I noticed the neighbor girl at the same moment Danny, another neighbor, did. She was huddled on a big rock in her front yard with her head in her hands, sobbing uncontrollably. Danny and I looked at one another, and moved in from opposite sides of the street.
I’ll call the girl Kim. Though at 23, she’s more woman than girl, at least physically. She has milky white skin, pale blue eyes, and a mass of thick chestnut hair that falls in natural ringlets about her shoulders. She is what today we call special needs, and her manner slides on a scale between sweet and child-like on one end and anxious and fearful on the other.
I’ve known Kim and her parents, Karen and Joe, since my husband Tom and I moved in down the street on New Year’s Eve three years ago. When we emerged from unpacking to go in search of dinner, theirs was the first house we noted; music was blaring, a bonfire was crackling, and revelers were awaiting the countdown to midnight. The following year we joined the party, in what we learned was an annual event Karen and Joe hosted in the neighborhood.
Last autumn Joe was in a freak motorcycle accident around the corner from home. He was driving 30 mph when he lost control of the Harley. He skidded and crashed, fracturing his skull and severing his spine. Karen was forced to get a job, something she had never done since her daughter developed a brain aneurysm at the age of 11 months. Now, as Kim will tell you each time you chat with her, she has to take care of her dad while her mother is at work. She has to take care of her dad while her mother is at work. She has to take care of her dad while her mother is at work.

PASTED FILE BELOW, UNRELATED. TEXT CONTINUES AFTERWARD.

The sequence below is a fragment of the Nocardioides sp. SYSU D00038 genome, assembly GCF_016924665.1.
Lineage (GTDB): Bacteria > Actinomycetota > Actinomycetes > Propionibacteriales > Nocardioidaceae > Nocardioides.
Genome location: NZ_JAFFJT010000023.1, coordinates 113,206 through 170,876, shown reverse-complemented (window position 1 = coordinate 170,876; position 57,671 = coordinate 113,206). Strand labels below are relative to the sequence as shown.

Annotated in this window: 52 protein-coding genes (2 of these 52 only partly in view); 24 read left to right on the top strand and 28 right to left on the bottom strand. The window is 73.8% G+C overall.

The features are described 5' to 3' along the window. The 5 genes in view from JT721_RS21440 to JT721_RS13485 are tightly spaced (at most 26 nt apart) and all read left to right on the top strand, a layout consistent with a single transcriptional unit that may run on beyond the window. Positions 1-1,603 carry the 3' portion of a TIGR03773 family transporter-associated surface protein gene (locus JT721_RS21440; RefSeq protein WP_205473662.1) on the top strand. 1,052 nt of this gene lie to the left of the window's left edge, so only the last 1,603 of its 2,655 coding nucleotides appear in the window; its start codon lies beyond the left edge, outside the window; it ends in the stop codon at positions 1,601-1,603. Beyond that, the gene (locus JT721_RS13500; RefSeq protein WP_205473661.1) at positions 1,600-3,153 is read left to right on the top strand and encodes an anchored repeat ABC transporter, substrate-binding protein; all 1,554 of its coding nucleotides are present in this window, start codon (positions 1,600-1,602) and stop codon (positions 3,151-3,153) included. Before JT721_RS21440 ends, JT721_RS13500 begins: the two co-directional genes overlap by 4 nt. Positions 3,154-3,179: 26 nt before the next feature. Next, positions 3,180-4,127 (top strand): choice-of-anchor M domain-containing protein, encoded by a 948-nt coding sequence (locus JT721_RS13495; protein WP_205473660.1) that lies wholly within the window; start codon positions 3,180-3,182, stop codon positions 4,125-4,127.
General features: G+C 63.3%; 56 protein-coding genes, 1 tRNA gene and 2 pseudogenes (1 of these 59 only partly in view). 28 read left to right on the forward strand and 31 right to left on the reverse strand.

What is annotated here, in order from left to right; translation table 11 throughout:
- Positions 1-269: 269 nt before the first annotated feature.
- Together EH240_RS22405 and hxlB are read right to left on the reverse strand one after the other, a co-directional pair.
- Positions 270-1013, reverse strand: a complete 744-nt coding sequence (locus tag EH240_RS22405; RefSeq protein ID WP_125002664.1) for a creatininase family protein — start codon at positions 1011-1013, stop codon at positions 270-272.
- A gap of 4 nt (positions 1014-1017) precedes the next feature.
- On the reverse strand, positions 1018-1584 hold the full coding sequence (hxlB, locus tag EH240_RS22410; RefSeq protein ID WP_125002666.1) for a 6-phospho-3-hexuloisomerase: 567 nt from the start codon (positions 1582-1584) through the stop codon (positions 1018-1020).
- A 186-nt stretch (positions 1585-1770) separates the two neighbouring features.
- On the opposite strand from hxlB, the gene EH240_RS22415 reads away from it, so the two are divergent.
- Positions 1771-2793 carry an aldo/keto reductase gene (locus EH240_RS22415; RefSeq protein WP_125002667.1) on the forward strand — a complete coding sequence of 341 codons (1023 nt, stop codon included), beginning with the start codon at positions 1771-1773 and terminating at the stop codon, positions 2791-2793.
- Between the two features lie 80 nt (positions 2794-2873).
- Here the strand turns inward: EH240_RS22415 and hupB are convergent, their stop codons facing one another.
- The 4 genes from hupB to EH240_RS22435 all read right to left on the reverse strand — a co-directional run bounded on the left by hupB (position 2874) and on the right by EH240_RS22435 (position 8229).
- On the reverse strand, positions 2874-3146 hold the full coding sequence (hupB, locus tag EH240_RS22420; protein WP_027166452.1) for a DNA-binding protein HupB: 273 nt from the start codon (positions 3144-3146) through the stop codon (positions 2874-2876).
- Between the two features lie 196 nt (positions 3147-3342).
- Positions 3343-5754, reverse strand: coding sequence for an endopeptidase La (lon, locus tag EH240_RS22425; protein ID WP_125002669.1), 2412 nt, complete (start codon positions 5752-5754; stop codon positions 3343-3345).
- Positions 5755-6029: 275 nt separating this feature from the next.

The day I found her on the rock, I think the stress of these changes had simply overwhelmed her.
This episode made me think, as I often do these days, of neighbors and communities. We’ve been pulled deeper into this neighborhood since we landed here three years ago, intending to rent for a while, to recover from our own personal housing disaster and somehow thrive without taking root. But the threads of that illusion spun themselves out even before yesterday evening. They fly like tattered flags over our house, in face of the kindness of our neighbors and the stories we have come to know about them.
Take Dave and Cristine across the street. We hardly talked to them at all before this last Christmas, except to chat briefly on Halloween as we stood outside our houses surveying the number of trick-or-treaters. Then Cristine came bearing her annual gift of homemade Yuletide tamales. When we locked ourselves out of our house on a chilly night three weeks ago (without even a cell phone), Dave and Cristine stepped up like old buddies. They plied us with beers, found a locksmith, and urged us to wait it out in comfort at their house.
We know so many stories now about our formerly anonymous neighbors: smart, efficient Jennifer next door who lost her father this last year; Lewis the communications consultant on our east side whose brother died of a drug overdose long ago, and who leaves weekly shopping bags bursting with oranges on our doorstep every February; German Ilse down the street who photographs dogs and lost both her mother and her beloved black Lab at Christmastime; Lewis’s wife Liz who is crazy about crafts and scrapbooking and runs an annual holiday cookie exchange; Sharon, whose 22-year-old daughter was killed in a car accident the year before we moved in; and Karen, Kim’s mom, who was about to divorce her husband Joe at the time of his accident and now cares for him as he recovers and adjusts to life without the use of his legs.